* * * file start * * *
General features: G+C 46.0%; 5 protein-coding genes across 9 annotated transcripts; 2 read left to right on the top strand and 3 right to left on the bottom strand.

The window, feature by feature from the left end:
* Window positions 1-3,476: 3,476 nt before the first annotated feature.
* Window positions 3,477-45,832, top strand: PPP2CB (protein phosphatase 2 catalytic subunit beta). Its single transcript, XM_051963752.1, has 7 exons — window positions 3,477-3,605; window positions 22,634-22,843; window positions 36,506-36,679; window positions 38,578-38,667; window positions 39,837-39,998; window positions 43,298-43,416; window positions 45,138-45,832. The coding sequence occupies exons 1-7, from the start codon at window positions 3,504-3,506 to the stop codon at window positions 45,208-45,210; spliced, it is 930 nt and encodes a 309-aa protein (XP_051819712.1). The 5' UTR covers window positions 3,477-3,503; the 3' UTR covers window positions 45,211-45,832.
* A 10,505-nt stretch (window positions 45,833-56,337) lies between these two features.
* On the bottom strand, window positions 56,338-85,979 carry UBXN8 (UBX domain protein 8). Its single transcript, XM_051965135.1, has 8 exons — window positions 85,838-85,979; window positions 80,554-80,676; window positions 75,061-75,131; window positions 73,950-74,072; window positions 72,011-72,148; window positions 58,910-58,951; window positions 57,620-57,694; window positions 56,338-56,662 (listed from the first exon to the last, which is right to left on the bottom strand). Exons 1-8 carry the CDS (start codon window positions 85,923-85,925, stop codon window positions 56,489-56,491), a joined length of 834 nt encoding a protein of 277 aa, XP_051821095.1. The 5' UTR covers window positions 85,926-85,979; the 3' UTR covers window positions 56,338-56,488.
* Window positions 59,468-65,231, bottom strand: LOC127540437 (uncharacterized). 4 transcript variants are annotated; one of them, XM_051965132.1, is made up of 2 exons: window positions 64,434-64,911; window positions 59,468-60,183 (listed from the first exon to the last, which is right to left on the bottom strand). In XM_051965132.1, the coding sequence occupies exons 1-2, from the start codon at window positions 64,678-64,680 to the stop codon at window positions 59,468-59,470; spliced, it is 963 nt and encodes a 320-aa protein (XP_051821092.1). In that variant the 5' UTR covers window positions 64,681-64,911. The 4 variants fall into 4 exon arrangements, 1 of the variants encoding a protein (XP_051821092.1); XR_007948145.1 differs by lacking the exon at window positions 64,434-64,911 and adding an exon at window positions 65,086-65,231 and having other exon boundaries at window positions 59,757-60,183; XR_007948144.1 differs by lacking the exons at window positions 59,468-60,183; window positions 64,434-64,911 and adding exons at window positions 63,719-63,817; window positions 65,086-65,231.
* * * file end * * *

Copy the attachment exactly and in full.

General features: G+C 46.0%; 5 protein-coding genes across 9 annotated transcripts; 2 read left to right on the top strand and 3 right to left on the bottom strand.

The window, feature by feature from the left end:
* Window positions 1-3,476: 3,476 nt before the first annotated feature.
* Window positions 3,477-45,832, top strand: PPP2CB (protein phosphatase 2 catalytic subunit beta). Its single transcript, XM_051963752.1, has 7 exons — window positions 3,477-3,605; window positions 22,634-22,843; window positions 36,506-36,679; window positions 38,578-38,667; window positions 39,837-39,998; window positions 43,298-43,416; window positions 45,138-45,832. The coding sequence occupies exons 1-7, from the start codon at window positions 3,504-3,506 to the stop codon at window positions 45,208-45,210; spliced, it is 930 nt and encodes a 309-aa protein (XP_051819712.1). The 5' UTR covers window positions 3,477-3,503; the 3' UTR covers window positions 45,211-45,832.
* A 10,505-nt stretch (window positions 45,833-56,337) lies between these two features.
* On the bottom strand, window positions 56,338-85,979 carry UBXN8 (UBX domain protein 8). Its single transcript, XM_051965135.1, has 8 exons — window positions 85,838-85,979; window positions 80,554-80,676; window positions 75,061-75,131; window positions 73,950-74,072; window positions 72,011-72,148; window positions 58,910-58,951; window positions 57,620-57,694; window positions 56,338-56,662 (listed from the first exon to the last, which is right to left on the bottom strand). Exons 1-8 carry the CDS (start codon window positions 85,923-85,925, stop codon window positions 56,489-56,491), a joined length of 834 nt encoding a protein of 277 aa, XP_051821095.1. The 5' UTR covers window positions 85,926-85,979; the 3' UTR covers window positions 56,338-56,488.
* Window positions 59,468-65,231, bottom strand: LOC127540437 (uncharacterized). 4 transcript variants are annotated; one of them, XM_051965132.1, is made up of 2 exons: window positions 64,434-64,911; window positions 59,468-60,183 (listed from the first exon to the last, which is right to left on the bottom strand). In XM_051965132.1, the coding sequence occupies exons 1-2, from the start codon at window positions 64,678-64,680 to the stop codon at window positions 59,468-59,470; spliced, it is 963 nt and encodes a 320-aa protein (XP_051821092.1). In that variant the 5' UTR covers window positions 64,681-64,911. The 4 variants fall into 4 exon arrangements, 1 of the variants encoding a protein (XP_051821092.1); XR_007948145.1 differs by lacking the exon at window positions 64,434-64,911 and adding an exon at window positions 65,086-65,231 and having other exon boundaries at window positions 59,757-60,183; XR_007948144.1 differs by lacking the exons at window positions 59,468-60,183; window positions 64,434-64,911 and adding exons at window positions 63,719-63,817; window positions 65,086-65,231.